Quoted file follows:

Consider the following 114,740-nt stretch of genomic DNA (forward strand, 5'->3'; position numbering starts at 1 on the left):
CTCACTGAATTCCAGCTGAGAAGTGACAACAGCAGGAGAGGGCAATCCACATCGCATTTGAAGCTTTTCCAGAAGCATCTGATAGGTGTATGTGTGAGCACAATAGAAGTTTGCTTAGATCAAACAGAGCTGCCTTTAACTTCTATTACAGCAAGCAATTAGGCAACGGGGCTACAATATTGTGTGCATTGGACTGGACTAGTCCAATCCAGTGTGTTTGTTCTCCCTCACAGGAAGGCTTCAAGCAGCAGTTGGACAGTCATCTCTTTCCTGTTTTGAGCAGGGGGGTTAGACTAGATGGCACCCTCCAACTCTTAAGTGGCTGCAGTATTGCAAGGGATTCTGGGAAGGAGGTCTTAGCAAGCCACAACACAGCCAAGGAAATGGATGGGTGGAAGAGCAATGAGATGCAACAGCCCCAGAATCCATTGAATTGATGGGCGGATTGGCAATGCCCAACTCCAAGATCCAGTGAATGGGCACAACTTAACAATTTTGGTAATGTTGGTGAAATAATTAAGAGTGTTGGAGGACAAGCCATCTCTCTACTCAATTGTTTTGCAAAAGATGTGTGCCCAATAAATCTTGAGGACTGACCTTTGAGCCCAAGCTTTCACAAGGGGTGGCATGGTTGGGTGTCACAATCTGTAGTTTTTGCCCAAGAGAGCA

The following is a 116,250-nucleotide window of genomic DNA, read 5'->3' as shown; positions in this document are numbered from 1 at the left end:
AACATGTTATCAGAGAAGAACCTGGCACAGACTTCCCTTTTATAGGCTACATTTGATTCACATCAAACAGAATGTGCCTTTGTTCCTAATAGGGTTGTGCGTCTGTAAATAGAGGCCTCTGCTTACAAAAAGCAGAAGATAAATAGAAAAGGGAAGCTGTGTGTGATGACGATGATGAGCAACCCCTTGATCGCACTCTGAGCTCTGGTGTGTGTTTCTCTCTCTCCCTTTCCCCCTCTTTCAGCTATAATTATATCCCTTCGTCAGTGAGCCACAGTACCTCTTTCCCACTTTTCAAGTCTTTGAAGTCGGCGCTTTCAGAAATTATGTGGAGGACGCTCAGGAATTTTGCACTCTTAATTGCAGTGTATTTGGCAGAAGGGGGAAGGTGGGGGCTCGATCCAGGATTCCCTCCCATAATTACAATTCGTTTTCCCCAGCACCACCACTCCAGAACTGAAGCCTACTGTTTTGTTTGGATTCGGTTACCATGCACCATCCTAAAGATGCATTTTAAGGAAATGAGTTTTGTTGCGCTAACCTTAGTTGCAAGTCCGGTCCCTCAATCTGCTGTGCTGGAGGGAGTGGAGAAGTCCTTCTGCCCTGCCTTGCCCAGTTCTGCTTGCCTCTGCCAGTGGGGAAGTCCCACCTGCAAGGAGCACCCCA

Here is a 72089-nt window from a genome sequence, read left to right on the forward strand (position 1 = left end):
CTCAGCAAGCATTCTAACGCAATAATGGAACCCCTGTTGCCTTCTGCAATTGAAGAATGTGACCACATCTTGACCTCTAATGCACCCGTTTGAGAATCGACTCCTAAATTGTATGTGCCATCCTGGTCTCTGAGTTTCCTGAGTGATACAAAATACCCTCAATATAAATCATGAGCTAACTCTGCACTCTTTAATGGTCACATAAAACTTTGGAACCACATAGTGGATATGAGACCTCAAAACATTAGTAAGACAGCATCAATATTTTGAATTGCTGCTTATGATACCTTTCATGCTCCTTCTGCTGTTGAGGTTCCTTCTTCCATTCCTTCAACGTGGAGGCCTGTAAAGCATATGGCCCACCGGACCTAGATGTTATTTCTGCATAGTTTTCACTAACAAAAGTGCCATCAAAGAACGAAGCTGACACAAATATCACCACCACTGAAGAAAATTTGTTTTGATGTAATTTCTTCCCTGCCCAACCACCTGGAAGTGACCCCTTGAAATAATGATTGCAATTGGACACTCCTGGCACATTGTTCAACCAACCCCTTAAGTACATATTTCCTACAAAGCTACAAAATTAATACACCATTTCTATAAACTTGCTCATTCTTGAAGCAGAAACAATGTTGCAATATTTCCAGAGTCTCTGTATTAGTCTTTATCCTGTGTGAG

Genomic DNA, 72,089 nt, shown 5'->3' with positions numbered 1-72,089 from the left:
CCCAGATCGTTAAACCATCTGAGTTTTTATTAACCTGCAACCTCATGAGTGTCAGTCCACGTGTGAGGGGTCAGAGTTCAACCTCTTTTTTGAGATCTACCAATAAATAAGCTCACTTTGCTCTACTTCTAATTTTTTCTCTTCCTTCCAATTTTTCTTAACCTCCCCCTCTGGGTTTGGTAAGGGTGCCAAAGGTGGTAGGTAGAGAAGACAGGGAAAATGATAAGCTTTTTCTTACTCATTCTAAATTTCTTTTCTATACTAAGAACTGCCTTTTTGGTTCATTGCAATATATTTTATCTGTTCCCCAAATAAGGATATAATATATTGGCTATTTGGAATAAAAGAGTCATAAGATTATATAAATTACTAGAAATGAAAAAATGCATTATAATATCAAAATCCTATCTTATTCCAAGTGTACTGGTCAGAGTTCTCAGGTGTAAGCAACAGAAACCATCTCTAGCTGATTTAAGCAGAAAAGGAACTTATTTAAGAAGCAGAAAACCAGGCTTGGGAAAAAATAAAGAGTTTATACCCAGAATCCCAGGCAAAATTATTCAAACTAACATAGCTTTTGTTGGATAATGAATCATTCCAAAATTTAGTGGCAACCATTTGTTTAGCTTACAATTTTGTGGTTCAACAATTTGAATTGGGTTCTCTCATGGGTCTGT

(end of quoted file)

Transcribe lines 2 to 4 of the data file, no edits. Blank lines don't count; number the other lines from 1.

CTCACTGAATTCCAGCTGAGAAGTGACAACAGCAGGAGAGGGCAATCCACATCGCATTTGAAGCTTTTCCAGAAGCATCTGATAGGTGTATGTGTGAGCACAATAGAAGTTTGCTTAGATCAAACAGAGCTGCCTTTAACTTCTATTACAGCAAGCAATTAGGCAACGGGGCTACAATATTGTGTGCATTGGACTGGACTAGTCCAATCCAGTGTGTTTGTTCTCCCTCACAGGAAGGCTTCAAGCAGCAGTTGGACAGTCATCTCTTTCCTGTTTTGAGCAGGGGGGTTAGACTAGATGGCACCCTCCAACTCTTAAGTGGCTGCAGTATTGCAAGGGATTCTGGGAAGGAGGTCTTAGCAAGCCACAACACAGCCAAGGAAATGGATGGGTGGAAGAGCAATGAGATGCAACAGCCCCAGAATCCATTGAATTGATGGGCGGATTGGCAATGCCCAACTCCAAGATCCAGTGAATGGGCACAACTTAACAATTTTGGTAATGTTGGTGAAATAATTAAGAGTGTTGGAGGACAAGCCATCTCTCTACTCAATTGTTTTGCAAAAGATGTGTGCCCAATAAATCTTGAGGACTGACCTTTGAGCCCAAGCTTTCACAAGGGGTGGCATGGTTGGGTGTCACAATCTGTAGTTTTTGCCCAAGAGAGCA

The following is a 116,250-nucleotide window of genomic DNA, read 5'->3' as shown; positions in this document are numbered from 1 at the left end:
AACATGTTATCAGAGAAGAACCTGGCACAGACTTCCCTTTTATAGGCTACATTTGATTCACATCAAACAGAATGTGCCTTTGTTCCTAATAGGGTTGTGCGTCTGTAAATAGAGGCCTCTGCTTACAAAAAGCAGAAGATAAATAGAAAAGGGAAGCTGTGTGTGATGACGATGATGAGCAACCCCTTGATCGCACTCTGAGCTCTGGTGTGTGTTTCTCTCTCTCCCTTTCCCCCTCTTTCAGCTATAATTATATCCCTTCGTCAGTGAGCCACAGTACCTCTTTCCCACTTTTCAAGTCTTTGAAGTCGGCGCTTTCAGAAATTATGTGGAGGACGCTCAGGAATTTTGCACTCTTAATTGCAGTGTATTTGGCAGAAGGGGGAAGGTGGGGGCTCGATCCAGGATTCCCTCCCATAATTACAATTCGTTTTCCCCAGCACCACCACTCCAGAACTGAAGCCTACTGTTTTGTTTGGATTCGGTTACCATGCACCATCCTAAAGATGCATTTTAAGGAAATGAGTTTTGTTGCGCTAACCTTAGTTGCAAGTCCGGTCCCTCAATCTGCTGTGCTGGAGGGAGTGGAGAAGTCCTTCTGCCCTGCCTTGCCCAGTTCTGCTTGCCTCTGCCAGTGGGGAAGTCCCACCTGCAAGGAGCACCCCA